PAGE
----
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<title>About the GNU Project
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<title>Initial Announcement - GNU Project - Free Software Foundation (FSF)</title> Foundation</title>
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<h2>Initial Announcement</h2>

<p> This is the original announcement of the GNU Project, posted by
<a href="http://www.stallman.org/">Richard Stallman</a> on September
27, 1983.</p>

<p> The actual history of the GNU Project differs in many ways from
this initial plan. For example, the beginning was delayed until
January 1984. Several of the philosophical concepts
of <a href="/philosophy/free-sw.html">free software</a> were not
clarified until a few years later.</p>

<h3>Free Unix!</h3>

<p>Starting this Thanksgiving I am going to write a complete
Unix-compatible software system called GNU (for Gnu's Not Unix), and
give it away free<a href="#f1">(1)</a> to everyone who can use it.
Contributions of time, money, programs and equipment are greatly
needed.</p>

<p>To begin with, GNU will be a kernel plus all the utilities needed
to write and run C programs: editor, shell, C compiler, linker,
assembler, and a few other things.  After this we will add a text
formatter, a YACC, an Empire game, a spreadsheet, and hundreds of
other things.  We hope to supply, eventually, everything useful that
normally comes with a Unix system, and anything else useful, including
on-line and hardcopy documentation.</p>

<p>GNU will be able to run Unix programs, but will not be identical to
Unix.  We will make all improvements that are convenient, based on our
experience with other operating systems.  In particular, we plan to
have longer filenames, file version numbers, a crashproof file system,
filename completion perhaps, terminal-independent display support, and
eventually a Lisp-based window system through which several Lisp
programs and ordinary Unix programs can share a screen.  Both C and
Lisp will be available as system programming languages.  We will have
network software based on MIT's chaosnet protocol, far superior to
UUCP.  We may also have something compatible with UUCP.</p>


<h3>Who Am I?</h3>

<p>I am Richard Stallman, inventor of the original much-imitated EMACS
editor, now at the Artificial Intelligence Lab at MIT.  I have worked
extensively on compilers, editors, debuggers, command interpreters,
the Incompatible Timesharing System and the Lisp Machine operating
system.  I pioneered terminal-independent display support in ITS.  In
addition I have implemented one crashproof file system and two window
systems for Lisp machines.</p>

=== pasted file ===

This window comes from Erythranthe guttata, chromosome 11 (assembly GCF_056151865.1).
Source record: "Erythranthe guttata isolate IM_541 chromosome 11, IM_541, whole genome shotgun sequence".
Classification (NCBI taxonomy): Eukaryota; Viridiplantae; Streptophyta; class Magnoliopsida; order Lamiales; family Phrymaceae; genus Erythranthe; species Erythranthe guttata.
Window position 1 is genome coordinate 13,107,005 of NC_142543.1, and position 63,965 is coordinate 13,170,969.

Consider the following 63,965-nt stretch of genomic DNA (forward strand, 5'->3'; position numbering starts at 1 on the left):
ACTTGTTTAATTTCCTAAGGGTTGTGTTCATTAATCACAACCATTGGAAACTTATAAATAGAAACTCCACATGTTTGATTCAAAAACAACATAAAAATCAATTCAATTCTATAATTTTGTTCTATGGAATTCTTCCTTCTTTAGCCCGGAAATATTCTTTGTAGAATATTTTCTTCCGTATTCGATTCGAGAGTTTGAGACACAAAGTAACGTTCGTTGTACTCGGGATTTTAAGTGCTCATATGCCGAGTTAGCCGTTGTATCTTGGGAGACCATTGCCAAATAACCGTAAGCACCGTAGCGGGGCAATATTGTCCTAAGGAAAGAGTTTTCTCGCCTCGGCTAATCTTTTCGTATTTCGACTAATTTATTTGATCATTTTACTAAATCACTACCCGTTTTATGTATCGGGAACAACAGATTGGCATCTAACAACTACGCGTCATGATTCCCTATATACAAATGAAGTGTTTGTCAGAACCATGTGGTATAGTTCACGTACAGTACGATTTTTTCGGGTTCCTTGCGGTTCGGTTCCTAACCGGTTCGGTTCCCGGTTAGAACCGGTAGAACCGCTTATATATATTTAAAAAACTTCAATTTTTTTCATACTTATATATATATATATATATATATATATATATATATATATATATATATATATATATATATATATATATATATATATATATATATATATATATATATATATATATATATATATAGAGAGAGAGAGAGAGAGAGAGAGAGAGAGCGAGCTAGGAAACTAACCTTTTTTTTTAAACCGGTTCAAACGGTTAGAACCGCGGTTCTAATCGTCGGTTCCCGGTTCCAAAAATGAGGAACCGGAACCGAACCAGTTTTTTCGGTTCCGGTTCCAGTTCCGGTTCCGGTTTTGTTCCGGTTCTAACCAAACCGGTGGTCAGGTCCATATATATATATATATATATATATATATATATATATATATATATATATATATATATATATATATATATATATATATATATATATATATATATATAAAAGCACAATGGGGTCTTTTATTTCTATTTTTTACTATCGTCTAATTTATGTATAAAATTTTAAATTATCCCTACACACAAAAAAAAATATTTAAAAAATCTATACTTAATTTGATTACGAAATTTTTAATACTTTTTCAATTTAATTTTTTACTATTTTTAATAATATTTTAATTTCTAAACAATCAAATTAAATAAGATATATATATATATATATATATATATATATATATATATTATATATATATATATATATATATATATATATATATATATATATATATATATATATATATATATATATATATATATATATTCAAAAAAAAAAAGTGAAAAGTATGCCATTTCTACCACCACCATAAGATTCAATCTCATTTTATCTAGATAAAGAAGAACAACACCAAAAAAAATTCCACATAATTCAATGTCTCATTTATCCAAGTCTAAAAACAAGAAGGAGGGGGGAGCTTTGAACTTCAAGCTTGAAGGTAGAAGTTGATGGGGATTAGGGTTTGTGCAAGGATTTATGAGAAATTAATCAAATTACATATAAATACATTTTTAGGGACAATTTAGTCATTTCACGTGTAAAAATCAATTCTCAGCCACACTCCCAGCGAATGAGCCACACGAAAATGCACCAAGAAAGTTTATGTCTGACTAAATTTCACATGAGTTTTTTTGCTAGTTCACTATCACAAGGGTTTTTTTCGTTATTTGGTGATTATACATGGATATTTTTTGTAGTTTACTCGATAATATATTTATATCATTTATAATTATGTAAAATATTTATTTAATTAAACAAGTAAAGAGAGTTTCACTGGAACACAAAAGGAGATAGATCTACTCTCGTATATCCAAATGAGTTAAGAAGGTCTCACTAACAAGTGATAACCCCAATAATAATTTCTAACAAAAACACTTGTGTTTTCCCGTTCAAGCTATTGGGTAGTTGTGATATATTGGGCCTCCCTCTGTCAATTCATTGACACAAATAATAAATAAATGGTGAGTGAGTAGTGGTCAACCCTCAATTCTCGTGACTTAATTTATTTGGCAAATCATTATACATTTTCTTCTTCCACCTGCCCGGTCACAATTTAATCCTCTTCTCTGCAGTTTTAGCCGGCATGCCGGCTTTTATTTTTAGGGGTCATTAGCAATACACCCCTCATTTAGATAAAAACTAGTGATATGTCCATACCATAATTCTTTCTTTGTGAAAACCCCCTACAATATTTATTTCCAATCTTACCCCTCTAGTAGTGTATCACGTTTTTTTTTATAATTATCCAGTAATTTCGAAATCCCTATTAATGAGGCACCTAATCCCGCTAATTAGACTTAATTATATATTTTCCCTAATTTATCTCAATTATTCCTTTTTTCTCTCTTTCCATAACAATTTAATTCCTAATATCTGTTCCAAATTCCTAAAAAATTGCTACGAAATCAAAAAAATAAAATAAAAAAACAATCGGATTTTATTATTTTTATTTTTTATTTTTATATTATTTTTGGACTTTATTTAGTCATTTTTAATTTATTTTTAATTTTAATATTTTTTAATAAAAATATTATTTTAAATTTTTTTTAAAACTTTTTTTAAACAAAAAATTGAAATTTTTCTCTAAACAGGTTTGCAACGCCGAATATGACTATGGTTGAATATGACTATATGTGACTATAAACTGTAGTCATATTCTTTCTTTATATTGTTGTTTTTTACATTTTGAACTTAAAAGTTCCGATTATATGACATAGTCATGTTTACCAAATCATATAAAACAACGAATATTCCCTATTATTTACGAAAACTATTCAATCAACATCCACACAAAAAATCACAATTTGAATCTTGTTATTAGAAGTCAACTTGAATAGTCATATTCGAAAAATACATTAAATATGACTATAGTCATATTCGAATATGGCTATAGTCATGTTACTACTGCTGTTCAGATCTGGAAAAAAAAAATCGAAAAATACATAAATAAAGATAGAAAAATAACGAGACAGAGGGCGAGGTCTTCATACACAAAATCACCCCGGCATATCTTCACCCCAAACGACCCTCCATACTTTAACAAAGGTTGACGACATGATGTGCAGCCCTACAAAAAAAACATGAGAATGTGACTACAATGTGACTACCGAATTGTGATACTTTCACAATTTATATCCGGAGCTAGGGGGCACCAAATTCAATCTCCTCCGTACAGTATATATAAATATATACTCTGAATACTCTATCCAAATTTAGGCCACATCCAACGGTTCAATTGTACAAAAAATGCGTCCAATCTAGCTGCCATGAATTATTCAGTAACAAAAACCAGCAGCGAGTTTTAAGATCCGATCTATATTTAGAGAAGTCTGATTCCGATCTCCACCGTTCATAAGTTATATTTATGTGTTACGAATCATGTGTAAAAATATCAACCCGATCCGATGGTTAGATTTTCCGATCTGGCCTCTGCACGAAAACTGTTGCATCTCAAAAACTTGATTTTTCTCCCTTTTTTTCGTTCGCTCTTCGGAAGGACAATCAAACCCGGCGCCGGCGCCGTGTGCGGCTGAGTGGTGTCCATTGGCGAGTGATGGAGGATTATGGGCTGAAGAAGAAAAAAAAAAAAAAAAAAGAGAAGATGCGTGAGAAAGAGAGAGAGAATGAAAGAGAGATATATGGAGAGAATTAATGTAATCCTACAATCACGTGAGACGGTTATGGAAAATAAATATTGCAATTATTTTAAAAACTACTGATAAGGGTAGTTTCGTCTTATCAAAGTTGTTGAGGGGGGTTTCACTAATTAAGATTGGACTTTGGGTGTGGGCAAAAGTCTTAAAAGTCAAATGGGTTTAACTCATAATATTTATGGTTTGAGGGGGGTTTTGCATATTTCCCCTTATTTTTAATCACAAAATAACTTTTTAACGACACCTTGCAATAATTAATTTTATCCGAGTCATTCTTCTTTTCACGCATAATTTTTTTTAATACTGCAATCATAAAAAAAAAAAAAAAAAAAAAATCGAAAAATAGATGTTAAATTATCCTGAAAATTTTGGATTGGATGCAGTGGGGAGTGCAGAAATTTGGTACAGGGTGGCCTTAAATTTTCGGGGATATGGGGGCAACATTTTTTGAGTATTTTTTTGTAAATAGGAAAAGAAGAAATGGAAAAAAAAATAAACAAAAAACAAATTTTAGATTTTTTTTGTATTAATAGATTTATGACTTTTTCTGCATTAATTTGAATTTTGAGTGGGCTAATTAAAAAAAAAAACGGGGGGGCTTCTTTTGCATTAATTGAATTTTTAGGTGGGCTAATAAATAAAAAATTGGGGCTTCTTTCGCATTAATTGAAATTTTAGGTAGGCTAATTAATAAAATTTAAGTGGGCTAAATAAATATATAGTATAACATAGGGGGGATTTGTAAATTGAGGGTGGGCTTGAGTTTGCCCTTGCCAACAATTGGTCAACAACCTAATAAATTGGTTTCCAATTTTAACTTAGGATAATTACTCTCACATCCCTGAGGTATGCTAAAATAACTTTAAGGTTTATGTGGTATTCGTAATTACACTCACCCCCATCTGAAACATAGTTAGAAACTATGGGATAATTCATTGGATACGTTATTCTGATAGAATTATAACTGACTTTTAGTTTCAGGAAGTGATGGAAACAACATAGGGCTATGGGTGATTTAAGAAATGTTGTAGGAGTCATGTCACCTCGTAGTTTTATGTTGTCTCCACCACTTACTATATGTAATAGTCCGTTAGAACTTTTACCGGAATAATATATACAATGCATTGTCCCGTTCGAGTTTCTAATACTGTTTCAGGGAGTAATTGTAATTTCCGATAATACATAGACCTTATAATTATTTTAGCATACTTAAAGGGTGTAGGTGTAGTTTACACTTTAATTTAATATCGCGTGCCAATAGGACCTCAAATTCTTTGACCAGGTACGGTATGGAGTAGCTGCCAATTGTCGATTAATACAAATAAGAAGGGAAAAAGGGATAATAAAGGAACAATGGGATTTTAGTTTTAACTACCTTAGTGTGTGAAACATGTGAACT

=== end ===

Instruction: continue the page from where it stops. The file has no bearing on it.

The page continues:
<h3>Why I Must Write GNU</h3>

<p>I consider that the golden rule requires that if I like a program I
must share it with other people who like it.  I cannot in good
conscience sign a nondisclosure agreement or a software license
agreement.</p>

<p>So that I can continue to use computers without violating my
principles, I have decided to put together a sufficient body of free
software so that I will be able to get along without any software that
is not free.</p>


<h3>How You Can Contribute</h3>

<p>I am asking computer manufacturers for donations of machines and
money.  I'm asking individuals for donations of programs and work.</p>

<p>One computer manufacturer has already offered to provide a machine.  But
we could use more.  One consequence you can expect if you donate
machines is that GNU will run on them at an early date.  The machine had
better be able to operate in a residential area, and not require
sophisticated cooling or power.</p>

<p>Individual programmers can contribute by writing a compatible duplicate
of some Unix utility and giving it to me.  For most projects, such
part-time distributed work would be very hard to coordinate; the
independently-written parts would not work together.  But for the
particular task of replacing Unix, this problem is absent.  Most
interface specifications are fixed by Unix compatibility.  If each
contribution works with the rest of Unix, it will probably work
with the rest of GNU.</p>

<p>If I get donations of money, I may be able to hire a few people full or
part time.  The salary won't be high, but I'm looking for people for
whom knowing they are helping humanity is as important as money.  I view
this as a way of enabling dedicated people to devote their full energies to
working on GNU by sparing them the need to make a living in another way.</p>


<p>For more information, contact me.</p>

<p>Arpanet mail:<br />
  RMS@MIT-MC.ARPA</p>

<p>Usenet:<br />
  ...!mit-eddie!RMS@OZ<br />
  ...!mit-vax!RMS@OZ</p>

<p>US Snail:<br />
  Richard Stallman<br />
  166 Prospect St<br />
  Cambridge, MA 02139</p>


<h4 id="f1">Poor choice of wording around “free”</h4>